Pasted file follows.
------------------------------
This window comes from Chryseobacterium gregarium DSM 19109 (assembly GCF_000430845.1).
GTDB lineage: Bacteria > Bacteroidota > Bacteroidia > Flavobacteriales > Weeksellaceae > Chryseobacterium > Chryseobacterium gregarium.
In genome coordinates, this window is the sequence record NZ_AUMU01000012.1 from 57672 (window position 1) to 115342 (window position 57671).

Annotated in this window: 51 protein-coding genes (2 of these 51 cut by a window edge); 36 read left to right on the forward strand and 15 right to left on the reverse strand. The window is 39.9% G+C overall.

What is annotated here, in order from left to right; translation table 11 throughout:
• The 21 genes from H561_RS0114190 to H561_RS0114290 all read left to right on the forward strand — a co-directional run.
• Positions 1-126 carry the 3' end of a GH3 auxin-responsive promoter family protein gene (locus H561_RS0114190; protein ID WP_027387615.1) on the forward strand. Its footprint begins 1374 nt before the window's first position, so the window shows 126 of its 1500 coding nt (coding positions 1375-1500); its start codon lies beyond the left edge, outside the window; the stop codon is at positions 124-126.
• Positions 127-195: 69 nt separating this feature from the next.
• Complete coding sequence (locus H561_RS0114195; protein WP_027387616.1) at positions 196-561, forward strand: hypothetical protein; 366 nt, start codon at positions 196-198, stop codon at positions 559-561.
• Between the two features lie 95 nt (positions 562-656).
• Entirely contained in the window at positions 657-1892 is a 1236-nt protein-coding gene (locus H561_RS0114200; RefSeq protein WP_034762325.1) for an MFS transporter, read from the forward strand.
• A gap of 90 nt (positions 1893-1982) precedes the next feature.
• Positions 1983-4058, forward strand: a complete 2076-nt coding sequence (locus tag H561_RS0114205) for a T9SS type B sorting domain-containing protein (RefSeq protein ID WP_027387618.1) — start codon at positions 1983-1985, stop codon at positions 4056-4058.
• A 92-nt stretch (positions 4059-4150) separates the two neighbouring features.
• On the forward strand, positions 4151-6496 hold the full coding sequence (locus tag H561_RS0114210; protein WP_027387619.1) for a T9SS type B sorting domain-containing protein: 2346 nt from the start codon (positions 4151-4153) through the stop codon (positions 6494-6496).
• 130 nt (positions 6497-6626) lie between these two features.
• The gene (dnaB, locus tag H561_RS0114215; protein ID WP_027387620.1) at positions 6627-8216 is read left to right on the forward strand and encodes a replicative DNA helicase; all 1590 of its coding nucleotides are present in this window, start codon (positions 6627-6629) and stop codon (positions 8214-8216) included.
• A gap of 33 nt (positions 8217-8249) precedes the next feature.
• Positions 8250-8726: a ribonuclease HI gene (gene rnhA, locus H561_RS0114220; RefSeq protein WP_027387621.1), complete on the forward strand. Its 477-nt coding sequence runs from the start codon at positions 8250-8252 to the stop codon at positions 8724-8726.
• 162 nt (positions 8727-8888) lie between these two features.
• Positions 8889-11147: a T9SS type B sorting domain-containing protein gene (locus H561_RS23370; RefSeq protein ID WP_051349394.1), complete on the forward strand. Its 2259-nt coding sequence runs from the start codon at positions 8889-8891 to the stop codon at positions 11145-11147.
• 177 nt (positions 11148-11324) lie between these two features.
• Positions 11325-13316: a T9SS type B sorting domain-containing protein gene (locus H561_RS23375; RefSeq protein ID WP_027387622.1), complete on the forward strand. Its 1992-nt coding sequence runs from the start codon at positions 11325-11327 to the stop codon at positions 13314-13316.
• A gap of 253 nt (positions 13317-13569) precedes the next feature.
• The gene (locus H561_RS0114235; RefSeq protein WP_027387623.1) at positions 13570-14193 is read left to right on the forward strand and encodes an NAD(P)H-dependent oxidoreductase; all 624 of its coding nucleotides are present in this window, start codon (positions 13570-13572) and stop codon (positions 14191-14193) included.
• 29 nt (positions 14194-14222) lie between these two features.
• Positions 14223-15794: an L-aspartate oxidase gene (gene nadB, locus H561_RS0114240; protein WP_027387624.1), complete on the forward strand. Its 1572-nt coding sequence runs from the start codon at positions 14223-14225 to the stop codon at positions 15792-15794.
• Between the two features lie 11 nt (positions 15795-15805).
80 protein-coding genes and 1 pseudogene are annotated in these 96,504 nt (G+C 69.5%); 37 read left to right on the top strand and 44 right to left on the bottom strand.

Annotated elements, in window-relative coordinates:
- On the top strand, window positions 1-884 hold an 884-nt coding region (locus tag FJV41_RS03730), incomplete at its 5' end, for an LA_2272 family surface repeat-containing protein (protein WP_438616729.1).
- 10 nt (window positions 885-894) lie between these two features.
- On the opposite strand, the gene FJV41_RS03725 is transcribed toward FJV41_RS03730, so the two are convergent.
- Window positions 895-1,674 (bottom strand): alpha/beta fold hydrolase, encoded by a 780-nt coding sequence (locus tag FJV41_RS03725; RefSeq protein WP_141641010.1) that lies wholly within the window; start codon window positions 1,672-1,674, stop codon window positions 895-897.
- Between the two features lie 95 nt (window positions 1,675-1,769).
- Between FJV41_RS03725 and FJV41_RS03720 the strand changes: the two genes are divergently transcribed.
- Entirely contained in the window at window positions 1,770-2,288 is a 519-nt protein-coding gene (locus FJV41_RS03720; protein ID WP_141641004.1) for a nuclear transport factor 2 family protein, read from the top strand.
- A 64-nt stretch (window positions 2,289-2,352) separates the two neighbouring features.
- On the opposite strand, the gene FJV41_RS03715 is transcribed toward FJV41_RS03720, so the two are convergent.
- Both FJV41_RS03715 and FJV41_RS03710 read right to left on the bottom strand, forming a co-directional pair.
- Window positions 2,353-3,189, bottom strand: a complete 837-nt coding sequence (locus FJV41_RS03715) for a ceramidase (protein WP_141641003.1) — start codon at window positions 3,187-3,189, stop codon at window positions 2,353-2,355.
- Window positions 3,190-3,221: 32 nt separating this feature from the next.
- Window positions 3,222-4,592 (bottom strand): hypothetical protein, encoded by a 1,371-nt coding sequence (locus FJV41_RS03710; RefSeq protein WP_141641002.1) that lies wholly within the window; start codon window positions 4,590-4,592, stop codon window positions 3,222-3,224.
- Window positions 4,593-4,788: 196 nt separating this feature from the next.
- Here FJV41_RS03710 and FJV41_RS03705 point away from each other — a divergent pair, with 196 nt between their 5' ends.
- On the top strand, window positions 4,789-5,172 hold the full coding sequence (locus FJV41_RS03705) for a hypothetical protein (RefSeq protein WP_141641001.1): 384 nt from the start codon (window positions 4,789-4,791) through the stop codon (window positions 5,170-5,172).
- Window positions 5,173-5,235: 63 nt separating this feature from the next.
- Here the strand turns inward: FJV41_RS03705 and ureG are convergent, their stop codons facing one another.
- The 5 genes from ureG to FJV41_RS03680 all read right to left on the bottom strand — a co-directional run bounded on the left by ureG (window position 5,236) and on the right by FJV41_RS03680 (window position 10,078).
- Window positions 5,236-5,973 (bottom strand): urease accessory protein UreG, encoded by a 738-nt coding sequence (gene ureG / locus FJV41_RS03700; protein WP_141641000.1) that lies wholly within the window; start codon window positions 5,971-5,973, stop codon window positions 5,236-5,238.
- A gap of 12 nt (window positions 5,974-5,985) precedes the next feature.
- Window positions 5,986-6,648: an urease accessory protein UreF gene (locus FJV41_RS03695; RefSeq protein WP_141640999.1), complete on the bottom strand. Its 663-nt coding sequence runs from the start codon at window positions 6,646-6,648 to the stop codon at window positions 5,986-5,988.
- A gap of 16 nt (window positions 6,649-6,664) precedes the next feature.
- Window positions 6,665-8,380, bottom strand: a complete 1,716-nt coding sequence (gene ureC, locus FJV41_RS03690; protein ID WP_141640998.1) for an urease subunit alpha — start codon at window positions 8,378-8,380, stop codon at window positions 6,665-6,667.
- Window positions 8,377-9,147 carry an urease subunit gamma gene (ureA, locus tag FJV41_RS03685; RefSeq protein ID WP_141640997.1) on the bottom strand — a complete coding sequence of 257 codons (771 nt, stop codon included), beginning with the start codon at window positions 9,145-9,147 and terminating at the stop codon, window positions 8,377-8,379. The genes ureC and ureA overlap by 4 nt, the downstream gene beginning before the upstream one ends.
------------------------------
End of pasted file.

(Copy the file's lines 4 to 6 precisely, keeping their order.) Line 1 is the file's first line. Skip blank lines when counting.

Annotated in this window: 51 protein-coding genes (2 of these 51 cut by a window edge); 36 read left to right on the forward strand and 15 right to left on the reverse strand. The window is 39.9% G+C overall.

What is annotated here, in order from left to right; translation table 11 throughout:
• The 21 genes from H561_RS0114190 to H561_RS0114290 all read left to right on the forward strand — a co-directional run.